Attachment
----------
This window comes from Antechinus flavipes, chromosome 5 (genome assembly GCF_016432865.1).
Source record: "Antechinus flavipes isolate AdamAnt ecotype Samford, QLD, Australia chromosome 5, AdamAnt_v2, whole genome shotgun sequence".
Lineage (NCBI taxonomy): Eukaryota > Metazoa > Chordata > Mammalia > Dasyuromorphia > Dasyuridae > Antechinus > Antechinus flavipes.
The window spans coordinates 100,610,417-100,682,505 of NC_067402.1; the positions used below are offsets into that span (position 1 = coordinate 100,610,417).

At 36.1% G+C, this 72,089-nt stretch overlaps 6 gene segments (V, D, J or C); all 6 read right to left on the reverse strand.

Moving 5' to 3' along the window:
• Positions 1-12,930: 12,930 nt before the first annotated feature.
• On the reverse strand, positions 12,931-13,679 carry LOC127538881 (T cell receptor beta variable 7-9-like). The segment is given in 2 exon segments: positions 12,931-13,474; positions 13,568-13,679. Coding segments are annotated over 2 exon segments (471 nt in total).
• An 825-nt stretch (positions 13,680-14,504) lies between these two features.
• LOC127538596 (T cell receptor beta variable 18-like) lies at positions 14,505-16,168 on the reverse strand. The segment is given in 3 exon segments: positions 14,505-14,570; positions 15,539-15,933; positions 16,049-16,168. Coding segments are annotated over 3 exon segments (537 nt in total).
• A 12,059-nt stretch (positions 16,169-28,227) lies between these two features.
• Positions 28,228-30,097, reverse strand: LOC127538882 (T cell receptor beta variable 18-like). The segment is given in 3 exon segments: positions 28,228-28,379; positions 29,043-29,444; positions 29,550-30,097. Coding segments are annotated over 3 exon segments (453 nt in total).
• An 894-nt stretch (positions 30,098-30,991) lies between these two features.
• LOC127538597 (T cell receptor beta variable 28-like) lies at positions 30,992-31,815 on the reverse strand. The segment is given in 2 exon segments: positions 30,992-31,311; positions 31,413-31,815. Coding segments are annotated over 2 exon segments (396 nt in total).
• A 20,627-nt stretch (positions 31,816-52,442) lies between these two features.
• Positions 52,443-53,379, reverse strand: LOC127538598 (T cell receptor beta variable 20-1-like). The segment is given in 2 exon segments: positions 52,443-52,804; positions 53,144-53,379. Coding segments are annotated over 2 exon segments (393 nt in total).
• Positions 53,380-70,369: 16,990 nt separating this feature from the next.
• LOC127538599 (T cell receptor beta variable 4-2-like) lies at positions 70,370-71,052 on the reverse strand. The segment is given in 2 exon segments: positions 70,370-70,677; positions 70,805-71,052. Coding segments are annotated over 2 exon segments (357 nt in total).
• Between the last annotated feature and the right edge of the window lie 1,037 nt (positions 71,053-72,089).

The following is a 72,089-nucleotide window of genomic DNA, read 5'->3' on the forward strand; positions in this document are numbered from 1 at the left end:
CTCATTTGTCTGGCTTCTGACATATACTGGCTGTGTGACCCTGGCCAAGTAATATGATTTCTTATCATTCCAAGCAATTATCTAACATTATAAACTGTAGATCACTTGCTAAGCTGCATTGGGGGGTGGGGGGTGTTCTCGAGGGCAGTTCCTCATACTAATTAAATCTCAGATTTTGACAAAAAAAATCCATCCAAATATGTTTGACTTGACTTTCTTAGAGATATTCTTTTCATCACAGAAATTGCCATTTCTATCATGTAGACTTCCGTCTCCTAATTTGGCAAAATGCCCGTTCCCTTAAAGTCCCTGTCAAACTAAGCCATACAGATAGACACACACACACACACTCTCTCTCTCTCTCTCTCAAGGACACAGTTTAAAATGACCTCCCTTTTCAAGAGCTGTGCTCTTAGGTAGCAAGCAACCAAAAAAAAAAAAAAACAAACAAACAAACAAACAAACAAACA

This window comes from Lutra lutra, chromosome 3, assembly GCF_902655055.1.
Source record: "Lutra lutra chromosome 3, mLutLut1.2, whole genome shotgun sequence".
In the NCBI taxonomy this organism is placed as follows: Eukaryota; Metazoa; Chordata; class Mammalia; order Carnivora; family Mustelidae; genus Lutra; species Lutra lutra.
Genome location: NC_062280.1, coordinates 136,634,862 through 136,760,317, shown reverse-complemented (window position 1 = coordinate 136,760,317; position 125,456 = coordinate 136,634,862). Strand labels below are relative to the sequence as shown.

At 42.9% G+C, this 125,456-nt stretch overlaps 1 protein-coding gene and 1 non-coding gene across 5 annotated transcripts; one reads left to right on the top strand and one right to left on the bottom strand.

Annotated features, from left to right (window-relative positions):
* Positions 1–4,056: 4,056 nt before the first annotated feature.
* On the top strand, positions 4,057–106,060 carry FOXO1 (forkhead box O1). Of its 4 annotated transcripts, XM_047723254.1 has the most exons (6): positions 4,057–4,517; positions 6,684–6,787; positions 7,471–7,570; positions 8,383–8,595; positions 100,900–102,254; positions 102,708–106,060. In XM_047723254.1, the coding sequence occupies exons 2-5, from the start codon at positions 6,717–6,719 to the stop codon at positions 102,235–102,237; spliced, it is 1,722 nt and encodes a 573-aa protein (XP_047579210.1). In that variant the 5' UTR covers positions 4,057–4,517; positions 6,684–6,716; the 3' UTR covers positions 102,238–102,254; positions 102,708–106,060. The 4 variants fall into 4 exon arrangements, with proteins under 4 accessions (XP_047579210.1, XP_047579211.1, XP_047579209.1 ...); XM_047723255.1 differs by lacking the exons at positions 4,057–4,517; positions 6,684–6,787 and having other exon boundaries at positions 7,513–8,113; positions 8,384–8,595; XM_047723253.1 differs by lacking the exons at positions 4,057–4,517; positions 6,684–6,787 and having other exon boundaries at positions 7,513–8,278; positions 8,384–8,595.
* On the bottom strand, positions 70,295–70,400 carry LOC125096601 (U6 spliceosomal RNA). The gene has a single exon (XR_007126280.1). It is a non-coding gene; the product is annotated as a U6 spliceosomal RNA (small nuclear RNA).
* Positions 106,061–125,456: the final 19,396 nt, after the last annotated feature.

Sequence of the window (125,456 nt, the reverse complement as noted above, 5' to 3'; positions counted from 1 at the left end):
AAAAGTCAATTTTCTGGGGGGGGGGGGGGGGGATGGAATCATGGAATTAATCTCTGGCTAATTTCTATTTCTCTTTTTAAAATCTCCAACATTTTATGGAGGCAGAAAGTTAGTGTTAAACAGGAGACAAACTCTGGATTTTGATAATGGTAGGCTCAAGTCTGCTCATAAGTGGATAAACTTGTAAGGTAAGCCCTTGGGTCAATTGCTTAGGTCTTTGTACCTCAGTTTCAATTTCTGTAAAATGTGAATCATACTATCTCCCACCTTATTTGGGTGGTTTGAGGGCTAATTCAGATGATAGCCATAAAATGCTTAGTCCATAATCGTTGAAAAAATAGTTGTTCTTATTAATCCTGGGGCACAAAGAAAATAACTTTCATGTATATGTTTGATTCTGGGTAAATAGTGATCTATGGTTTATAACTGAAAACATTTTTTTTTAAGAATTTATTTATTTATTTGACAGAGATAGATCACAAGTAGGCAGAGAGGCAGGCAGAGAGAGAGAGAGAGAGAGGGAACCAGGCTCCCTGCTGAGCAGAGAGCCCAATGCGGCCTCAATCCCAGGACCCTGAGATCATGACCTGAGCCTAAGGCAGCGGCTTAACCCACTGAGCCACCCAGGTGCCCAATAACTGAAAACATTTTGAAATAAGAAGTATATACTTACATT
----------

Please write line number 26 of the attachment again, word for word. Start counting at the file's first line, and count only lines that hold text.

At 42.9% G+C, this 125,456-nt stretch overlaps 1 protein-coding gene and 1 non-coding gene across 5 annotated transcripts; one reads left to right on the top strand and one right to left on the bottom strand.